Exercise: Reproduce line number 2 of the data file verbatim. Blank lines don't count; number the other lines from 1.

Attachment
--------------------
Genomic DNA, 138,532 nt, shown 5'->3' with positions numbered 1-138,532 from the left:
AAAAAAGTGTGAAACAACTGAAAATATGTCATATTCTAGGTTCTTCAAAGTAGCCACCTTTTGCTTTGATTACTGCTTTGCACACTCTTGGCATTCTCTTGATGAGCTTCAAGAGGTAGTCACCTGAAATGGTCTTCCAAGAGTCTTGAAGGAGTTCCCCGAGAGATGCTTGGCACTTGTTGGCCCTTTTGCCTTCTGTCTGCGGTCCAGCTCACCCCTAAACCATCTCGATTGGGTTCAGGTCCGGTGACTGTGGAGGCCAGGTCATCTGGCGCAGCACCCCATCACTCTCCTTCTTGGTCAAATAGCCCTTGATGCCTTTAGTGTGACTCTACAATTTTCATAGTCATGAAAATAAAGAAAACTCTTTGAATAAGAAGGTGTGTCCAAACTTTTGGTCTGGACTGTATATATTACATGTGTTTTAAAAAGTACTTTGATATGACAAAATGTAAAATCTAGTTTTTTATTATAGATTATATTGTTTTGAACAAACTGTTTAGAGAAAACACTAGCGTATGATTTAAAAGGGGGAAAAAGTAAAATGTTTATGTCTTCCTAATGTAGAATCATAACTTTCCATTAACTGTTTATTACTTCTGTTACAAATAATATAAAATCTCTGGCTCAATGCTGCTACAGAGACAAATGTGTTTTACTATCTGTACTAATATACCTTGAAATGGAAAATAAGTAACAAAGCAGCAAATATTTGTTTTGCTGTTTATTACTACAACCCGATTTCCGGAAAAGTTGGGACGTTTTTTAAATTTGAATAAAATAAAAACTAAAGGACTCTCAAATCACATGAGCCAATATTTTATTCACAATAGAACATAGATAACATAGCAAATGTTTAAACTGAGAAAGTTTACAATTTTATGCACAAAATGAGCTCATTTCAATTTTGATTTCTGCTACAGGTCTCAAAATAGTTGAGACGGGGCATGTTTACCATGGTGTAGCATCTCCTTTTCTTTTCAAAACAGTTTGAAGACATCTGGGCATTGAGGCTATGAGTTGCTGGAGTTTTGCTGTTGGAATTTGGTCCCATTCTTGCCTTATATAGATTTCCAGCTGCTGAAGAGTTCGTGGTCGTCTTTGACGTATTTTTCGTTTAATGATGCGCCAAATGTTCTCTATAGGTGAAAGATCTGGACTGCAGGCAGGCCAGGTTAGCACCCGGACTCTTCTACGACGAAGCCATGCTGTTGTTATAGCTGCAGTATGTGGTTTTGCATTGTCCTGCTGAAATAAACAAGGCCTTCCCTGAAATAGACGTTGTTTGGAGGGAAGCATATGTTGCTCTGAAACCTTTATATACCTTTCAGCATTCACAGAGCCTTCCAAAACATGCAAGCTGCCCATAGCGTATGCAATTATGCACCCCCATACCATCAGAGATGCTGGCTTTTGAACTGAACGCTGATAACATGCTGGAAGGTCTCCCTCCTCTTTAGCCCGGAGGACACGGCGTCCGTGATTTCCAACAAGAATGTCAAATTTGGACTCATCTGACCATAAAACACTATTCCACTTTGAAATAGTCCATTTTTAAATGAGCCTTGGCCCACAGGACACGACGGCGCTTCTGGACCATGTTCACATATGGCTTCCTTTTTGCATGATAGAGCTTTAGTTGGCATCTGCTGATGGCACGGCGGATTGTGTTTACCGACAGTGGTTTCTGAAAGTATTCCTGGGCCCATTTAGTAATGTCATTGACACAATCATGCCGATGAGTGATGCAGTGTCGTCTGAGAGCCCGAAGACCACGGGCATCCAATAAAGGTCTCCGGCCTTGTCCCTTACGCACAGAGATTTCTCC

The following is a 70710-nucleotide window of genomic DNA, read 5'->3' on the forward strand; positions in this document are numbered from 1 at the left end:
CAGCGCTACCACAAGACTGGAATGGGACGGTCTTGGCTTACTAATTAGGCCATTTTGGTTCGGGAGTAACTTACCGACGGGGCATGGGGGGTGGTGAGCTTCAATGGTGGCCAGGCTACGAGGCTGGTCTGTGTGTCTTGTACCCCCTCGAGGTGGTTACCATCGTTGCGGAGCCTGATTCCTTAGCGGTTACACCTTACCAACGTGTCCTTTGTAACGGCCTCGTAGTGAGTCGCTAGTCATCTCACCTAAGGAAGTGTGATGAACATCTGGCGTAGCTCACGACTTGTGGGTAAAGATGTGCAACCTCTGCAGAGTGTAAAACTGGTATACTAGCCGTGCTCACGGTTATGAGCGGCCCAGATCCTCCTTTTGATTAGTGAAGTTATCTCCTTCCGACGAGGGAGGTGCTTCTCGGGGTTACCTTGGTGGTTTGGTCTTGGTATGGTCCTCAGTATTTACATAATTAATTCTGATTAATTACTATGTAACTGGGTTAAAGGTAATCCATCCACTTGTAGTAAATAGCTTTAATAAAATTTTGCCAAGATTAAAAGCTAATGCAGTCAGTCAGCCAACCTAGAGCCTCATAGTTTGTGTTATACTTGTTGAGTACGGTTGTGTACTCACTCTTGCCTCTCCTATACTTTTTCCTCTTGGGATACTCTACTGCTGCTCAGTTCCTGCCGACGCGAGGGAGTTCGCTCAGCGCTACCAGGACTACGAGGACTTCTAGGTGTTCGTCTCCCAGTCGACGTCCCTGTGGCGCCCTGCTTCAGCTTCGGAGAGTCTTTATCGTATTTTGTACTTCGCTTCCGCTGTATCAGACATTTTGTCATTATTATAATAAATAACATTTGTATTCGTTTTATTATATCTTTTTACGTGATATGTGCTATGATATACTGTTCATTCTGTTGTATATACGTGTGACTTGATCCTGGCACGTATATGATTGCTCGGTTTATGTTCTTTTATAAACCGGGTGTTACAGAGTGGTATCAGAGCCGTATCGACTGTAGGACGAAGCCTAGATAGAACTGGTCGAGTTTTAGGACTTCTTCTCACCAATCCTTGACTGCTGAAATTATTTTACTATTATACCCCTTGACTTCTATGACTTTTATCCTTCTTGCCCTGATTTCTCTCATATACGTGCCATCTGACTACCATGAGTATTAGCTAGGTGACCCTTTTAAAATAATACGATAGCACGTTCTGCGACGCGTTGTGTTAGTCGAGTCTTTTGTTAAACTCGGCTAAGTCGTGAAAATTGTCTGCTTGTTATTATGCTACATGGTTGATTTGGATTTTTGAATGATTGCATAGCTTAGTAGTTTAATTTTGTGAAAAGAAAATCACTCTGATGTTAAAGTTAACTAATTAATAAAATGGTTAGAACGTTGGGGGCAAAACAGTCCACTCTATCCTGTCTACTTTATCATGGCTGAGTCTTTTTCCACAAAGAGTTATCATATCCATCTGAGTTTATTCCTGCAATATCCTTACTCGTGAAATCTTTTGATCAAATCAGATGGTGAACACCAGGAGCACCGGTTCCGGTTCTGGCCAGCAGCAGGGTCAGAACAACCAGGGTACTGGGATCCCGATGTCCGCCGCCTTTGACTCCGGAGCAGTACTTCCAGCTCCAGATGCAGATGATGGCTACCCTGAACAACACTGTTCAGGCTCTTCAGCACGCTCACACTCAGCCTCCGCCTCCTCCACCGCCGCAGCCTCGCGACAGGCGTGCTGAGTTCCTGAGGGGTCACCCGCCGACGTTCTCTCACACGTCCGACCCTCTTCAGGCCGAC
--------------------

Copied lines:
AAAAAAGTGTGAAACAACTGAAAATATGTCATATTCTAGGTTCTTCAAAGTAGCCACCTTTTGCTTTGATTACTGCTTTGCACACTCTTGGCATTCTCTTGATGAGCTTCAAGAGGTAGTCACCTGAAATGGTCTTCCAAGAGTCTTGAAGGAGTTCCCCGAGAGATGCTTGGCACTTGTTGGCCCTTTTGCCTTCTGTCTGCGGTCCAGCTCACCCCTAAACCATCTCGATTGGGTTCAGGTCCGGTGACTGTGGAGGCCAGGTCATCTGGCGCAGCACCCCATCACTCTCCTTCTTGGTCAAATAGCCCTTGATGCCTTTAGTGTGACTCTACAATTTTCATAGTCATGAAAATAAAGAAAACTCTTTGAATAAGAAGGTGTGTCCAAACTTTTGGTCTGGACTGTATATATTACATGTGTTTTAAAAAGTACTTTGATATGACAAAATGTAAAATCTAGTTTTTTATTATAGATTATATTGTTTTGAACAAACTGTTTAGAGAAAACACTAGCGTATGATTTAAAAGGGGGAAAAAGTAAAATGTTTATGTCTTCCTAATGTAGAATCATAACTTTCCATTAACTGTTTATTACTTCTGTTACAAATAATATAAAATCTCTGGCTCAATGCTGCTACAGAGACAAATGTGTTTTACTATCTGTACTAATATACCTTGAAATGGAAAATAAGTAACAAAGCAGCAAATATTTGTTTTGCTGTTTATTACTACAACCCGATTTCCGGAAAAGTTGGGACGTTTTTTAAATTTGAATAAAATAAAAACTAAAGGACTCTCAAATCACATGAGCCAATATTTTATTCACAATAGAACATAGATAACATAGCAAATGTTTAAACTGAGAAAGTTTACAATTTTATGCACAAAATGAGCTCATTTCAATTTTGATTTCTGCTACAGGTCTCAAAATAGTTGAGACGGGGCATGTTTACCATGGTGTAGCATCTCCTTTTCTTTTCAAAACAGTTTGAAGACATCTGGGCATTGAGGCTATGAGTTGCTGGAGTTTTGCTGTTGGAATTTGGTCCCATTCTTGCCTTATATAGATTTCCAGCTGCTGAAGAGTTCGTGGTCGTCTTTGACGTATTTTTCGTTTAATGATGCGCCAAATGTTCTCTATAGGTGAAAGATCTGGACTGCAGGCAGGCCAGGTTAGCACCCGGACTCTTCTACGACGAAGCCATGCTGTTGTTATAGCTGCAGTATGTGGTTTTGCATTGTCCTGCTGAAATAAACAAGGCCTTCCCTGAAATAGACGTTGTTTGGAGGGAAGCATATGTTGCTCTGAAACCTTTATATACCTTTCAGCATTCACAGAGCCTTCCAAAACATGCAAGCTGCCCATAGCGTATGCAATTATGCACCCCCATACCATCAGAGATGCTGGCTTTTGAACTGAACGCTGATAACATGCTGGAAGGTCTCCCTCCTCTTTAGCCCGGAGGACACGGCGTCCGTGATTTCCAACAAGAATGTCAAATTTGGACTCATCTGACCATAAAACACTATTCCACTTTGAAATAGTCCATTTTTAAATGAGCCTTGGCCCACAGGACACGACGGCGCTTCTGGACCATGTTCACATATGGCTTCCTTTTTGCATGATAGAGCTTTAGTTGGCATCTGCTGATGGCACGGCGGATTGTGTTTACCGACAGTGGTTTCTGAAAGTATTCCTGGGCCCATTTAGTAATGTCATTGACACAATCATGCCGATGAGTGATGCAGTGTCGTCTGAGAGCCCGAAGACCACGGGCATCCAATAAAGGTCTCCGGCCTTGTCCCTTACGCACAGAGATTTCTCC